Are children of moderately low birth weight at increased risk for poor health? A new look at an old question

Research output: Contribution to journalArticle

44 Citations (Scopus)

Abstract

OBJECTIVE. The goal was to examine whether moderately low birth weight children were at greater risk for health problems than normal birth weight children in a nationally representative sample of US children. METHODS. Data were analyzed for 7817 children, 0 to 12 years of age, from the sample child file of the 2002 National Health Interview Survey. Logistic regressions were estimated to examine whether morbidity rates were higher among moderately low birth weight children than among normal birth weight children and to control for covariates. Health was measured as having a special health care need, having a chronic condition, being hospitalized in the past year, having a learning disability, attention-deficit disorder/attention-deficit/hyperactivity disorder, or other behavioral disorders, having minor health conditions, and having acute illnesses. RESULTS. With control for other confounders, moderately low birth weight children were significantly more likely than normal birth weight children to be identified as having a special health care need, having a chronic condition, having a learning disability, and having attention-deficit disorder or attention-deficit/hyperactivity disorder. They were not more likely to have a hospitalization in the past year, other behavioral disorders, or minor health conditions or acute illnesses. CONCLUSIONS. This population-based study of rates of current morbidity shows that moderately low birth weight children born since 1990 are vulnerable to a wide range of health, learning, and behavioral problems, compared with normal birth weight children. This suggests the need for continued focus on ways to reduce morbidity rates for moderately low birth weight children.

Original languageEnglish (US)
Pages (from-to)217-223
Number of pages7
JournalPediatrics
Volume118
Issue number1
DOIs
StatePublished - Jul 2006

Fingerprint

Low Birth Weight Infant
Health
Attention Deficit Disorder with Hyperactivity
Birth Weight
Learning Disorders
Morbidity
Delivery of Health Care
Health Surveys
Hospitalization
Logistic Models
Learning
Interviews

Keywords

  • Chronic conditions
  • Epidemiology
  • Health status
  • Moderately low birth weight
  • Special health care needs

ASJC Scopus subject areas

  • Pediatrics, Perinatology, and Child Health

Cite this

Are children of moderately low birth weight at increased risk for poor health? A new look at an old question. / Stein, Ruth E. K.; Siegel, Michele J.; Bauman, Laurie J.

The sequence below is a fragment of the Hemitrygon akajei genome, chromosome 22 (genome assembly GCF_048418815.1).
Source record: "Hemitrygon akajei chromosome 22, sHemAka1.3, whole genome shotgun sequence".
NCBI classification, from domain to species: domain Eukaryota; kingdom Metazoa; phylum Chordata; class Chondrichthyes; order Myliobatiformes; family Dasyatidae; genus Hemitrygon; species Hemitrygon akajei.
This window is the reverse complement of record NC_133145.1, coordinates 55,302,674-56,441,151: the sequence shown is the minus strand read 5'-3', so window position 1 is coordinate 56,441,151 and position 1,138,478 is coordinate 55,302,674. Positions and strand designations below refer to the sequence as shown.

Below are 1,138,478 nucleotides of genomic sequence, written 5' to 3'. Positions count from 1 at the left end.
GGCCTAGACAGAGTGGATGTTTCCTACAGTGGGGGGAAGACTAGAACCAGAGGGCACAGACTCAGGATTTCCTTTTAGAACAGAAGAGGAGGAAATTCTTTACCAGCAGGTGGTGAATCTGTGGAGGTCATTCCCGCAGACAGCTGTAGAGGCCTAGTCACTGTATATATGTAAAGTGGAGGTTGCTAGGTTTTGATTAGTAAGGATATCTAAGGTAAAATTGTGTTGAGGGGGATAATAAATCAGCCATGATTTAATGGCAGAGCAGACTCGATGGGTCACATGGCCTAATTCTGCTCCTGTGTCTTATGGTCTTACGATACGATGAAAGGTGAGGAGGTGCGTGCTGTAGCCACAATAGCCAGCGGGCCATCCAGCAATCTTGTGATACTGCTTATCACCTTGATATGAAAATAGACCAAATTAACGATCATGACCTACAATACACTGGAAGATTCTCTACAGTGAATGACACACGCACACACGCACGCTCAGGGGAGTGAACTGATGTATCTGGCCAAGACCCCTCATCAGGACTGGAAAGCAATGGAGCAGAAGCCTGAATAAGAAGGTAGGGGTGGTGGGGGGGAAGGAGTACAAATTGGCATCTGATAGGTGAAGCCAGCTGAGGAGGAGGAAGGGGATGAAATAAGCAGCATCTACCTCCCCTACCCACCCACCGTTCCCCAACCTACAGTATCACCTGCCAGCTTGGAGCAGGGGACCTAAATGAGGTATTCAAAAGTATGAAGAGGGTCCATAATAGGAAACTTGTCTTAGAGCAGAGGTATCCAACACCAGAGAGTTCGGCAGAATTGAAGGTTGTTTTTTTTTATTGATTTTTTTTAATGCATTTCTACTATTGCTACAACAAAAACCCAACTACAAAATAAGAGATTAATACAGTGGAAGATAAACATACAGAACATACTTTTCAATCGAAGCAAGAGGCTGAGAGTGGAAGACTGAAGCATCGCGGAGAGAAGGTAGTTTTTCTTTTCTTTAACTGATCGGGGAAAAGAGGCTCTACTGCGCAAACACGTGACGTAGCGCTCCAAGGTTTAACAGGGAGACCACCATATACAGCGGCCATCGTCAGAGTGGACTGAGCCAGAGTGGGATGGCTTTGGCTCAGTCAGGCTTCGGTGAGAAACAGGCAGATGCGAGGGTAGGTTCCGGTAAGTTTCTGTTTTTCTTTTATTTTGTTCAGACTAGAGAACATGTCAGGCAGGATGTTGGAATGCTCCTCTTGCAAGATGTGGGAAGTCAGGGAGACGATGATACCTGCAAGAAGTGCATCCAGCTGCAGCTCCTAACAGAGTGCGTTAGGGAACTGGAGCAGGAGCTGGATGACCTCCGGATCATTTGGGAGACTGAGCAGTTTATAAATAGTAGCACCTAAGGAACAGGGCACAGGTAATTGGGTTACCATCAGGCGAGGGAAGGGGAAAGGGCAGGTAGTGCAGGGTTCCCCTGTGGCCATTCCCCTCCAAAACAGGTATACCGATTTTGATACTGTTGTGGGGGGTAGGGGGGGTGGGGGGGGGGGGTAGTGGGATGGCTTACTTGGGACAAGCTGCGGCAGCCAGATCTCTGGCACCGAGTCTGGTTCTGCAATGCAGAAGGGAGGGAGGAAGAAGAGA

In: Pediatrics, Vol. 118, No. 1, 07.2006, p. 217-223.

Research output: Contribution to journalArticle

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abstract = "OBJECTIVE. The goal was to examine whether moderately low birth weight children were at greater risk for health problems than normal birth weight children in a nationally representative sample of US children. METHODS. Data were analyzed for 7817 children, 0 to 12 years of age, from the sample child file of the 2002 National Health Interview Survey. Logistic regressions were estimated to examine whether morbidity rates were higher among moderately low birth weight children than among normal birth weight children and to control for covariates. Health was measured as having a special health care need, having a chronic condition, being hospitalized in the past year, having a learning disability, attention-deficit disorder/attention-deficit/hyperactivity disorder, or other behavioral disorders, having minor health conditions, and having acute illnesses. RESULTS. With control for other confounders, moderately low birth weight children were significantly more likely than normal birth weight children to be identified as having a special health care need, having a chronic condition, having a learning disability, and having attention-deficit disorder or attention-deficit/hyperactivity disorder. They were not more likely to have a hospitalization in the past year, other behavioral disorders, or minor health conditions or acute illnesses. CONCLUSIONS. This population-based study of rates of current morbidity shows that moderately low birth weight children born since 1990 are vulnerable to a wide range of health, learning, and behavioral problems, compared with normal birth weight children. This suggests the need for continued focus on ways to reduce morbidity rates for moderately low birth weight children.",
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